Just because something is natural doesn’t make it good or necessary. It may be natural to live lives nasty, brutish, and short, but it’s also natural to look at what indifferent nature provides as the starting point.

The changes longer lives will bring will surely clear our brains of this death acceptance. And how soon we start this quest matters, as for the difference of, but a day might determine what side of the future chasm we are on. Journeying forever forward or falling backward into the abyss.

Links and References:

फ़लसफ़ा – (Just a Teaser, Full version coming soon)

इस वक़्त का क्या है,
ये तो यूँ ही चलता रहेगा,
लम्हे, पहरों में और पहर दिनों बदल जायेंगे,
ये उम्र भले ही ना थमे पर आफ़सने थम जायेंगे।

………………….

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रूह

काश कुछ ऐसा हो जाए

ये वक्त चलता रहे,

ये लम्हे चलते रहें,

ये पहर चलता रहे,

बस मेरी उम्र थम जाए।

मैं समेट लूँ सारी यादें,

मैं सहेज लूँ सारे पलों को,

देख लूँ जी भर के

उन आँखों को,

इस दुनिया में जिनसे सबसे पहले रूबरू हुआ।

मैं थाम लूँ उस ऊंगली को

जो कभी मुझे थामे चली थी।

वो खिलखिलाती हँसी

जो कभी मेरे साथ खेली थी।

बस इतनी सी ही तो ख्वाहिश है,

बे-वक्त के इस मुसाफिर की।

छोटी सी राह का जिसका

बस तीसरा हिस्सा है बाकी।।

आकर क़रीब अपनों के और थोड़ा,

कुछ और अच्छा कर जाऊँ।

छोटे से इस सफर के

सुकून भरे पलों को

यादों में पिरो जाऊँ।

या फिर

रहकर दूर उनसे,

ग़म के बवन्डर से बचाने को उनको,

बेरूखी वाला मुखौटा ओढ़ जाऊँ।।

रहगुज़र हूँ तेरा,

कि तूने जो भी दिया

झोली भर के दिया।

रहगुज़र हूँ तेरा,

कि दिये हुए हौसले से तेरे

अपने दम पर कुछ किया।

रहगुज़र हूँ तेरा,

कि कई ख्वाबों को अपने

मैंने हकी़कत में जिया।

रहगुज़र हूँ तेरा,

कि जरा से वक्त में ही

तेरे होने को समझ लिया।

ईबादतग़ार हूँ तेरा

शिकायतग़ार नहीं,

कि अलग बनाकर भी तूने

खास बना दिया।। — रूह

This poem is the best gift i have ever received from someone. someone whom i have grown to adore and respect not only for the fitful exuberance but also for the Indefatigable deftness in distilling soulful and picturesque emotion by the infallible sagacity in choice of words that eloquently succour the baroque and beguiling poems.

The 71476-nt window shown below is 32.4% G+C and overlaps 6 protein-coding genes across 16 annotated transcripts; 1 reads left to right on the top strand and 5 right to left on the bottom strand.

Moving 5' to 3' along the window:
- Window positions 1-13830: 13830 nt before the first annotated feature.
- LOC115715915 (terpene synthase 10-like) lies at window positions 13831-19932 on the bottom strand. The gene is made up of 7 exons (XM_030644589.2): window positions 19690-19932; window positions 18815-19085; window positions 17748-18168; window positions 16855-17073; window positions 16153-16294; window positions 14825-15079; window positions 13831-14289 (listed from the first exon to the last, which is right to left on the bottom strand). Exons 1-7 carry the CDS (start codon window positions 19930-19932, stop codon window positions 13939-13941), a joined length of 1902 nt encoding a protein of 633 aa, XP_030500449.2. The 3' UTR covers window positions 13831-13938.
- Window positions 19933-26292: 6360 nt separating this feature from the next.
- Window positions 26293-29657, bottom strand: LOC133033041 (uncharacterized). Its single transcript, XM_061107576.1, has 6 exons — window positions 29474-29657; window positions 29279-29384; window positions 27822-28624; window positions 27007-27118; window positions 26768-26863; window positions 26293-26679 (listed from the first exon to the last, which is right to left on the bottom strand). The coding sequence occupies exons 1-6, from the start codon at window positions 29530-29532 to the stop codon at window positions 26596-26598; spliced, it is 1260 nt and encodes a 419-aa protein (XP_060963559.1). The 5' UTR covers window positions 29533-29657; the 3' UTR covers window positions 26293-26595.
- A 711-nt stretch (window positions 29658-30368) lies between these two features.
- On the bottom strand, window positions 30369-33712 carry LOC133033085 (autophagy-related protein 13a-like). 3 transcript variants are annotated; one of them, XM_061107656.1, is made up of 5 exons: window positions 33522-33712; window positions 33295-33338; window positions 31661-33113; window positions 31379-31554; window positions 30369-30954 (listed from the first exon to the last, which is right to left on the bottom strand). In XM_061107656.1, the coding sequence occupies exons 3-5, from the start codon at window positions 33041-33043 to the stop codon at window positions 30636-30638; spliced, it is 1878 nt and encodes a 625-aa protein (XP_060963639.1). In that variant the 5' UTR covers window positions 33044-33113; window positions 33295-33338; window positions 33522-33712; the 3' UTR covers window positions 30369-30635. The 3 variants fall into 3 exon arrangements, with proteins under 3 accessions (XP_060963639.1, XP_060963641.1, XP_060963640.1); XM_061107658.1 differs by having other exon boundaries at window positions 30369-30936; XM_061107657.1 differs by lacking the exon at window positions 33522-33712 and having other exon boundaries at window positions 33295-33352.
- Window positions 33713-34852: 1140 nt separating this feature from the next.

Thanks M ,

By the way this only of the poems from M rest assured 100’s more to come…..

​ Let’s Make an Example of Him, but Why ?

​ Let’s Make an Example of Him, but Why ?
Guys a quick question: Does anyone know the endangered status of blackbucks? Or the Indian White Rhino 🦏 or the Bengal Tiger 🐅 or the Indian Vulture?
Blackbucks’s have been the main focus of media because Salman Khan killed one ☝, but what about hundreds of other people involved in poaching of more endangered species than blackbucks.
Why don’t we hear about them?
Why we often pay more fodder for news involving celebs then that involving others.
Example:
    1. Sanjay Dutt’s Case: But what about hundreds of other politicians who carry guns bought from terror mongers. In fact, there were 19000 such cases in Gujarat alone. Why weren’t they made an example off?  Have you ever heard about Arup Bhuyan vs State of Assam case?
    2. Smoking in public places? [Which by the way is prohibited nationwide via a law passed on 2nd October 2008] Have we heard any cases other than ones involving celebrities? We see public smokers every day, but we don’t file a complaint against them, then why slammed case on Shahrukh, Ranbir or Salman?

     

    The only reason for this biased, I can think off is, that trashing celebs for their every action because they are famous and rich is cliche. And moreover, it provides a sense of superiority against them. chalo, hum isse se to aache hai [At least we are better than them in this aspect].
    Making an example out of someone is true but why can’t that person be a common man?
    To answer the first question, The endangered status of :
    1. The Blackbuck is the least concerned, same as that of a common crow.
    2. The White Indian rhino is venerable.
    3. The Bengal tiger is endangered and
    4. The Indian vultures are critically endangered.

​ The Good and The Bad, Leaders

​ The Good and The Bad, Leaders

In reality, there is no such thing as a good leader. Who is good and who is bad, mainly depends upon the context or the period in concern. One leader is good while the other one is bad, not because some leaders are monsters while others merciful. But because states don’t have interests, people do.